Taxes for a Florida S Corporation

A Florida S Corporation is a special type of corporation created through an IRS tax election. An eligible corporation can avoid double taxation (once to the corporation and again to the shareholders) by a corporation with a Subchapter S designation by the IRS. A corporation must file a Form 2553 to elect "S" status within two months and 15 days after the beginning of the tax year.

Owners of the S Corporation report business losses or profits on their personal tax returns, and therefore the business itself is not taxed. Each shareholder is responsible for paying taxes on their pro rata share of the S corporation's items of income, deductions, and credits (through a Schedule K-1 form).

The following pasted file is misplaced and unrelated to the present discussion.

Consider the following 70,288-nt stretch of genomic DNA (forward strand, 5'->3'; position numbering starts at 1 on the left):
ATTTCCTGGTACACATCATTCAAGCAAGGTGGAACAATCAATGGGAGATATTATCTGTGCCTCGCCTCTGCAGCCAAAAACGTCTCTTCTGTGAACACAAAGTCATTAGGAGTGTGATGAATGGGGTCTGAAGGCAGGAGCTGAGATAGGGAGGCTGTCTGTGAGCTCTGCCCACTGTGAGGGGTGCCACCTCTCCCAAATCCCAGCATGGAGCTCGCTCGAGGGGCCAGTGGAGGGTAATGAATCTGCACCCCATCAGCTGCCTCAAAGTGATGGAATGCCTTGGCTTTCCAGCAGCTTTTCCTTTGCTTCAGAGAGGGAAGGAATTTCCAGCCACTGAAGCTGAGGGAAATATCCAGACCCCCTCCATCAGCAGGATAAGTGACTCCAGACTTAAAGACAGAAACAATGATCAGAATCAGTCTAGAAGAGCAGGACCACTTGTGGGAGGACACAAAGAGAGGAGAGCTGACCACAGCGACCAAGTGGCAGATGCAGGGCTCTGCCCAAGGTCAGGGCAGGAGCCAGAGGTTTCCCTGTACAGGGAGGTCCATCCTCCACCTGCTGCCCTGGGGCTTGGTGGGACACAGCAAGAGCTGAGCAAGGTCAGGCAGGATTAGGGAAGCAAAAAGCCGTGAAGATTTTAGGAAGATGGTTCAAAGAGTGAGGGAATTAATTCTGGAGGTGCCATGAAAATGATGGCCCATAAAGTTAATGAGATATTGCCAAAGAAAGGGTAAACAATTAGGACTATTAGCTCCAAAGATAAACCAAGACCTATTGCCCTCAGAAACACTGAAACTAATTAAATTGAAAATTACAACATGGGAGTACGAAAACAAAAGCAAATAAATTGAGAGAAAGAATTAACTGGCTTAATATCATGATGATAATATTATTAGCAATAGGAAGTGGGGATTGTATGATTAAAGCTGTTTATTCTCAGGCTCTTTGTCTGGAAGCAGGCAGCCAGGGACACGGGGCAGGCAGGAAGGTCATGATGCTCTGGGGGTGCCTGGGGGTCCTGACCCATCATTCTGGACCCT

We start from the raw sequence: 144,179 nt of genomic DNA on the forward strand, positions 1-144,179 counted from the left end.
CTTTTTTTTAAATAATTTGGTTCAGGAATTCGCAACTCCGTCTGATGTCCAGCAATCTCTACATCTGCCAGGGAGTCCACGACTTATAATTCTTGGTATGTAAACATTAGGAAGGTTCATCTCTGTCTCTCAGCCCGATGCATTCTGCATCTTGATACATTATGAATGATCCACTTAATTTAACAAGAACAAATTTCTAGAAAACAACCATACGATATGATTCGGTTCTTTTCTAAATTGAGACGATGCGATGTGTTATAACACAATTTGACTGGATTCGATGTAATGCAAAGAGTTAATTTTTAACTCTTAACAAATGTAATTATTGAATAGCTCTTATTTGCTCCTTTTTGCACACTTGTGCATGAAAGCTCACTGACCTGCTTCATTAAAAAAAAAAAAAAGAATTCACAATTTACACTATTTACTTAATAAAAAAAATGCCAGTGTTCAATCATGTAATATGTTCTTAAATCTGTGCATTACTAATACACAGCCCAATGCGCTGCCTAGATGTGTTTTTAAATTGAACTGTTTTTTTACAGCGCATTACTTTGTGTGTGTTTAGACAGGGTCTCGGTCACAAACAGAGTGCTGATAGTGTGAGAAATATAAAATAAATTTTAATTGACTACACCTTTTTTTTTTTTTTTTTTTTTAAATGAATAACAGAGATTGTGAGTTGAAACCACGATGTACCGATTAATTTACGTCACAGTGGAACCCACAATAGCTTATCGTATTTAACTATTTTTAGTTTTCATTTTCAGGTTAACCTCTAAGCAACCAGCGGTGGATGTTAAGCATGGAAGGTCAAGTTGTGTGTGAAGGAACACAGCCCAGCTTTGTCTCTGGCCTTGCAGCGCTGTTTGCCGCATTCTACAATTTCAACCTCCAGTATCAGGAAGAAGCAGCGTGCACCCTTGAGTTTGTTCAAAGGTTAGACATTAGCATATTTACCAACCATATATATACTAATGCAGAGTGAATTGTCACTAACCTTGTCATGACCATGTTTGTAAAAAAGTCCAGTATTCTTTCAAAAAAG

Florida state law follows federal law for income tax purposes. Therefore if a corporation is classified as an association taxable as a S Corporation for federal income tax purposes, so will it be taxable as a corporation for state tax purposes.

Federal Income Tax: An S Corporation does not pay federal income tax.

Florida State Income Tax: Florida S Corporations are exempt to the income tax to the extent that their income is not subject to federal income tax.

Federal Tax Identification Number: Your corporation will need to obtain a federal tax identification number, which is also known as an Employment Identification Number (EIN). You do not need to get a new EIN after the corporation choose to become a S Corporation. An EIN is similar to an individual's social security number. You will need an EIN for your S Corporation as long as there is one member, even if the S Corporation does not have employees. For certain tax filing requirements the attorney you choose on UpCounsel can help prepare your Federal Tax ID Application, if you have not done so already.